The Military Junta Has Driven Myanmar’s Journalists Back Underground

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The Military Junta Has Driven Myanmar’s Journalists Back Underground

While deploying violence in the streets, the generals have been unrelenting in their attacks on the country’s journalists.

The Military Junta Has Driven Myanmar’s Journalists Back Underground

Buddhist monks reading newspapers at the Shweinbin Kyaung monastery in Mandalay, Myanmar.

Credit: Depositphotos

Today, May 3, thousands of netizens are marking World Press Freedom Day by tweeting out, among several hashtags, the slogan #JournalismIsNotACrime. I don’t know who came up with the slogan, but it has always struck me as slightly inadequate. For a profession that deals in the written word, it exhibits a clumsy degree of semantic slippage, from the “ought” to the “is.” While journalism shouldn’t be a crime, there are of course many nations in which journalism very much is a crime, and for quite unsurprising reasons.

Take Myanmar, where since the military coup of February 1, the country’s junta has arrested an estimated 73 journalists and media workers, slamming shut the door that creaked on its hinges and swung open during the political liberalization of the past decade.

According to the Committee to Protect Journalists (CPJ), at least 40 of them remained behind bars as of April 28. Shawn Crispin, CPJ’s senior Southeast Asia representative, said in a statement that with the coup, Myanmar “has almost overnight become one of the worst jailers of journalists worldwide.”

According to CPJ, the majority of those arrested were detained during newsroom raids or while covering the country’s rolling anti-coup street protests. All but two of the detainees are local journalists working for some of the dozens of local outlets that sprang up, from Kachin State to Tanintharyi Region, during the 2010s.

More than half of those detained have since been charged under Article 505(a) of Myanmar’s antique Penal Code, which criminalizes the dissemination of misinformation or “fake news” that could agitate or cause security forces or officials to mutiny. The charge carries punishments of up to three years imprisonment. The handling of their cases has been predictably slipshod, with many of those arrested denied access to a lawyer or family members.

The crackdown has effectively curtailed the period of relative openness that began in earnest in 2012, with the abolition of the country’s old system of pre-publication censorship. Since the coup, the junta has revoked the operating licenses of five privately run news outlets – Mizzima, Myanmar Now, 7Day News, the Democratic Voice of Burma, and Khit Thit Media – that flourished in the more open environment of the reform years.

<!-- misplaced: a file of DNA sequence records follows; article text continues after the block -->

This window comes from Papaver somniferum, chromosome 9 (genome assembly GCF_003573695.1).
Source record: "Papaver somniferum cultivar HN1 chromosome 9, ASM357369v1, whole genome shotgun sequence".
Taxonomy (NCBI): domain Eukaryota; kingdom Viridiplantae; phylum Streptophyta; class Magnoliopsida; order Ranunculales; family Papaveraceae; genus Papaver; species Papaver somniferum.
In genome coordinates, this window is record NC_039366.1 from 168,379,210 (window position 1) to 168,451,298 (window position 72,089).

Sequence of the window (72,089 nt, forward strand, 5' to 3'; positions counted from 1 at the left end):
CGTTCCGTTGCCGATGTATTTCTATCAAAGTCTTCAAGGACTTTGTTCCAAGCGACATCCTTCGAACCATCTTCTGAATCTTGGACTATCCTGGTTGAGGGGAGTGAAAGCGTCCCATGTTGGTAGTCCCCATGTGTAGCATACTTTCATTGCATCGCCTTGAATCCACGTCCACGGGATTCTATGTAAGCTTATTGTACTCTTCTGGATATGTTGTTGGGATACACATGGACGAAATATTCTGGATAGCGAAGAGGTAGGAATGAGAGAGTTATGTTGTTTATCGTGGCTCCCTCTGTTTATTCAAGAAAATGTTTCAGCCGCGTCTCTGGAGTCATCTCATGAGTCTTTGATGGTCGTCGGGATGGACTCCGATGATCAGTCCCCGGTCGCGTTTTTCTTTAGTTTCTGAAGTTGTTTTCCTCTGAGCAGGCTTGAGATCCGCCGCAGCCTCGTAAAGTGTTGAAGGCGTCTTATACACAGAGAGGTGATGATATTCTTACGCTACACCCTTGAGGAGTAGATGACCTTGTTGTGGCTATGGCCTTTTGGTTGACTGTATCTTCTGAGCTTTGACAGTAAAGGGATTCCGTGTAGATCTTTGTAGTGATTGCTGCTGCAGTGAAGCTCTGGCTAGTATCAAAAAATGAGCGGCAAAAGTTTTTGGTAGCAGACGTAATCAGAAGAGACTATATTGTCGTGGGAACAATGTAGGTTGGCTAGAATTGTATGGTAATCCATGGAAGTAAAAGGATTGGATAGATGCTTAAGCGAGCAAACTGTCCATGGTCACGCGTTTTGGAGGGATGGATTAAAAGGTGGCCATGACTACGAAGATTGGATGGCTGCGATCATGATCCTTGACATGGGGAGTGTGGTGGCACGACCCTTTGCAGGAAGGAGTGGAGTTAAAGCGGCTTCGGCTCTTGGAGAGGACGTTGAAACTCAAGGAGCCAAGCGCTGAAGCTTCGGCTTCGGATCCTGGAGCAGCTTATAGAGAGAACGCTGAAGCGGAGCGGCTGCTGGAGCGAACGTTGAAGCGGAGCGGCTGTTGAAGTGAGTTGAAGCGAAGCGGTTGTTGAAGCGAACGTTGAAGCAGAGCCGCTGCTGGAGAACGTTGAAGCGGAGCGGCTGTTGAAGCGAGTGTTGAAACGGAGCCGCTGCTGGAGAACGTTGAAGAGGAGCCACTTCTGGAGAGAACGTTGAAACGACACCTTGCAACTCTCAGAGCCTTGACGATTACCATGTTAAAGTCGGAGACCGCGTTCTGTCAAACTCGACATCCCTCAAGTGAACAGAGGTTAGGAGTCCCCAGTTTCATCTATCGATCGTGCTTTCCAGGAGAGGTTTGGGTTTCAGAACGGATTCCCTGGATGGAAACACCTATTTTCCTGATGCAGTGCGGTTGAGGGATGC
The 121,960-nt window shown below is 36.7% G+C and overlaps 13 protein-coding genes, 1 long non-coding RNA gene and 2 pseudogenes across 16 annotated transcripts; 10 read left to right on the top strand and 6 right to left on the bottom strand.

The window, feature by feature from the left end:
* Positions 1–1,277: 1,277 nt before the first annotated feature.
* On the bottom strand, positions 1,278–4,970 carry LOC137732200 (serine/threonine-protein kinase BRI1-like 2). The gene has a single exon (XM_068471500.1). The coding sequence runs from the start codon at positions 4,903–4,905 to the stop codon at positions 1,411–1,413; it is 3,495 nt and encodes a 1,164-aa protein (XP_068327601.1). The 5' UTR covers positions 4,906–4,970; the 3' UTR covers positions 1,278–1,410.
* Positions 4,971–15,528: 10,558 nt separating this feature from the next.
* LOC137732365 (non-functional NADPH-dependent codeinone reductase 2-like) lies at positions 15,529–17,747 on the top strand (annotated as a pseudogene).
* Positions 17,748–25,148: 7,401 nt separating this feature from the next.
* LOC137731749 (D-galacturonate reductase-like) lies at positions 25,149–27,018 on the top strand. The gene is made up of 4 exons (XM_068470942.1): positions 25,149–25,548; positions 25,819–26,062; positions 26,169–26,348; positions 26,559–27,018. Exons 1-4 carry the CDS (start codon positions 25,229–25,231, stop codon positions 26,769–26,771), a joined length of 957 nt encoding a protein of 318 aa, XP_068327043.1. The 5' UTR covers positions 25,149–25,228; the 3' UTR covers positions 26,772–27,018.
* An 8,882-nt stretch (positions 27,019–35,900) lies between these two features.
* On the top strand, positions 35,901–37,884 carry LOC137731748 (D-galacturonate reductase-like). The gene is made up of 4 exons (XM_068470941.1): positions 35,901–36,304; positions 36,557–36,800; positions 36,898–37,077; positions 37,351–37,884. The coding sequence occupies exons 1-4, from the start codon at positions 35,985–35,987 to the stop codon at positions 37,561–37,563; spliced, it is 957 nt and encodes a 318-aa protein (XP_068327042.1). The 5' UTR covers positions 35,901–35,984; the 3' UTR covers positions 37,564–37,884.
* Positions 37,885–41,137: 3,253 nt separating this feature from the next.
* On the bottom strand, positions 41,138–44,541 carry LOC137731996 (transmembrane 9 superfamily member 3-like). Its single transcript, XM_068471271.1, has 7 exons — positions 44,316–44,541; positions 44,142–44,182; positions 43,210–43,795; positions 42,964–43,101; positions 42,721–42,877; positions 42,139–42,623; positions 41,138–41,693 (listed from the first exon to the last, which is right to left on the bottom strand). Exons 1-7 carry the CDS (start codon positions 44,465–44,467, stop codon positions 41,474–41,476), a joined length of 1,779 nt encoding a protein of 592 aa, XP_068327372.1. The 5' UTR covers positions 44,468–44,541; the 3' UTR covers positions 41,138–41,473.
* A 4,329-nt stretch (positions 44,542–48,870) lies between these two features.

In its most recent World Press Freedom Index, Reporters Without Borders remarked that the coup has “set Myanmar’s journalists back ten years,” driving many back underground. “Journalists are living in fear because there is no safety for us,” a senior editor from a Myanmar news agency told Radio Free Asia this week. “The flow of news in this country has almost stopped.”

The arrest of journalists and the withdrawal of media licenses has taken place on a spectrum of repression that has also involved nightly internet blackouts, and, starting in early April, the shutdown of mobile internet services across the country. This reflects the realities of a digitally networked public sphere in which the line between professional journalist and the bystander posting videos to social media has become blurred.

The fierce press crackdown, and the concomitant internet blackouts, represent the junta’s recognition of the fact that for networked social movements like Myanmar’s anti-coup campaign, “attention is oxygen,” whether it is captured by traditional media outlets or from smartphone-toting citizen journalists. The junta’s crackdown is therefore a crude and egregious but otherwise predictable counterpart of its attempt to defend its coup and crush the popular resistance in the streets.

In this context, the homilies to the importance of a free press that are common on World Press Freedom Day exist in an altogether different universe from the cloistered confines of the Tatmadaw high command. Journalism is undoubtedly “a cornerstone of democratic societies and a source of legitimacy that should be unconditionally preserved and guaranteed,” to quote the statement put out by 17 foreign diplomatic missions in Myanmar today. But does anyone believe that Myanmar’s military, which has now killed at least 765 people in defense of its putsch, has a genuine interest in anything of the kind?

In an important way, the #JournalismIsNotACrime slogan undersells the power and potential of the press, both to threaten entrenched economic and political interests and, as the old saying runs, “to afflict the comfortable and comfort the afflicted.” While journalism clearly shouldn’t be criminalized, the fact that Myanmar’s junta is treating it as a criminal act actually functions as a brutal and backhanded acknowledgment of the nation’s brave and besieged journalists, whose work will be essential to the construction of a truly democratic Myanmar.